I no longer care if I lose weight down the road. I want to feel and look good in the size I am right NOW. And you know what? I look pretty damn good. I have lots of curves and my body shape is nothing to sneer at. And I don’t need to lose weight for health reasons since my health is just fine. So why do I rarely feel comfortable in my own skin? Residual body image issues are part of it, but more than anything I hate how my clothes look on me. They aren’t flattering, they aren’t comfortable, and I don’t feel like most of them represent my current fashion interests. I have a pile of jeans and not a single pair fits me like they should. I’ve had chronic acid reflux all my life, which is exacerbated by my jeans that are too tight in the waist. So how can I expect to feel sexy and confident when my wardrobe is “temporary ill-fitting chaos”?

I’ve also never seriously shopped in a plus size store. But I’m a very curvy woman, and many clothes designed for thinner people just don’t fit my body shape very well, even if they come in my size. And since even a size 12 is considered plus size these days, I really need to start shopping at stores that carry clothing specifically designed to flatter my particular body type. This is a mental barrier that I had never really addressed before. Why have I never sought out these stores? Because in my mind, I still see myself as a size 4-6 teenager like I was in college. I still see my current size as temporary even though it obviously is not.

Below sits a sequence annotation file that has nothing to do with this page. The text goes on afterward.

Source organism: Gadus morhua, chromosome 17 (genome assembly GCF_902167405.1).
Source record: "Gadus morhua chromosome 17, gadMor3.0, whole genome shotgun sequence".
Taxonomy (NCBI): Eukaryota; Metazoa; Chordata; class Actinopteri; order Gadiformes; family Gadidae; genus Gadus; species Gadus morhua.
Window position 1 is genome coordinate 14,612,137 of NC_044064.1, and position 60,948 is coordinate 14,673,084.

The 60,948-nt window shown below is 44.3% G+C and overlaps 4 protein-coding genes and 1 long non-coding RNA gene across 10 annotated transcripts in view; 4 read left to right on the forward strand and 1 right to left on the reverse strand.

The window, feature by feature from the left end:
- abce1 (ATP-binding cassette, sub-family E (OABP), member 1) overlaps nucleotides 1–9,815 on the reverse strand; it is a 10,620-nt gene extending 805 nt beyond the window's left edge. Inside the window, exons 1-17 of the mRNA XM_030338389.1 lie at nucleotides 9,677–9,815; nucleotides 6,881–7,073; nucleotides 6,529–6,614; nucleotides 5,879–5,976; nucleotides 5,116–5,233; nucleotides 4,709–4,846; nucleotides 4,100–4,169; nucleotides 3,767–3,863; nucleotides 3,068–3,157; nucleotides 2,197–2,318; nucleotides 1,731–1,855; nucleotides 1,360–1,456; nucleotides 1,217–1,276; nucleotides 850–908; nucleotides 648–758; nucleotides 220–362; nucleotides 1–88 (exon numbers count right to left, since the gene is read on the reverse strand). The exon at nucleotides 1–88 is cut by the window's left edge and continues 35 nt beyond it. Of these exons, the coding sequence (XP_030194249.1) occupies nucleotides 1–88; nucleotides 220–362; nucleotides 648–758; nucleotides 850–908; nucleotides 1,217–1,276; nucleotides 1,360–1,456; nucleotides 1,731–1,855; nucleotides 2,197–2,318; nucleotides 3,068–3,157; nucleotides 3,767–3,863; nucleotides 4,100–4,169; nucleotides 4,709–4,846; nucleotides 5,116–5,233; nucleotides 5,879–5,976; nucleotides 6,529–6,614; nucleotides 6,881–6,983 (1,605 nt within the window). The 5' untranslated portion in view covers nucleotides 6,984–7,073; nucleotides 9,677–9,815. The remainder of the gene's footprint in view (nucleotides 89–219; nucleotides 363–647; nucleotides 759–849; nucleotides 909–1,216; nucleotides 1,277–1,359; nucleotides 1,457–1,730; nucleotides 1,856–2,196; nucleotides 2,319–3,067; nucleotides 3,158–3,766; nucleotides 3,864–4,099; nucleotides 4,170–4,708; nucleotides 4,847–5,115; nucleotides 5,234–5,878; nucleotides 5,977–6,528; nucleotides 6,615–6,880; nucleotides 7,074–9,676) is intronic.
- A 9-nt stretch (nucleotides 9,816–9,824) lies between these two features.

So I’m going to start revamping my wardrobe. I’ll choose pieces that actually fit me just as I am, and I’ll stop trying to make my curvaceous body work in clothes that were not designed to flatter figures like mine. I’ll stop settling for “it’s ok, I can make it sort of fit” and go to a shop that can sell me something that actually fits me right the first time. I may also look into tailoring, it’s not very expensive (and I might be able to do it myself) and it can make a so-so garment fit incredibly well. From what I’ve been reading, tailoring is the best friend of curvier ladies since our body shapes are so diverse.

LoveYourBodyPoster2_800It’s ok to not be a size 6, or whatever size you’d like to be. You don’t have to always feel like you’re in limbo waiting for your size to get smaller before it’s acceptable to buy yourself clothes you actually like and that fit you well. I’m learning to love my body just as it is- to not wait until I’m smaller to treat my body right, but to start doing it right now. And I’m really excited!

This doesn’t mean I don’t still strive to improve my health whenever I can. I’m always interested in improving my health in ways that I can realistically manage while still enjoying life. But I’m learning that my health and my size are not necessarily connected, and that’s ok. It’s time to start loving the body I have- because it’s a pretty amazing body and I’m tired of viewing my differences as “flaws”.

Curvy is beautiful too. πŸ™‚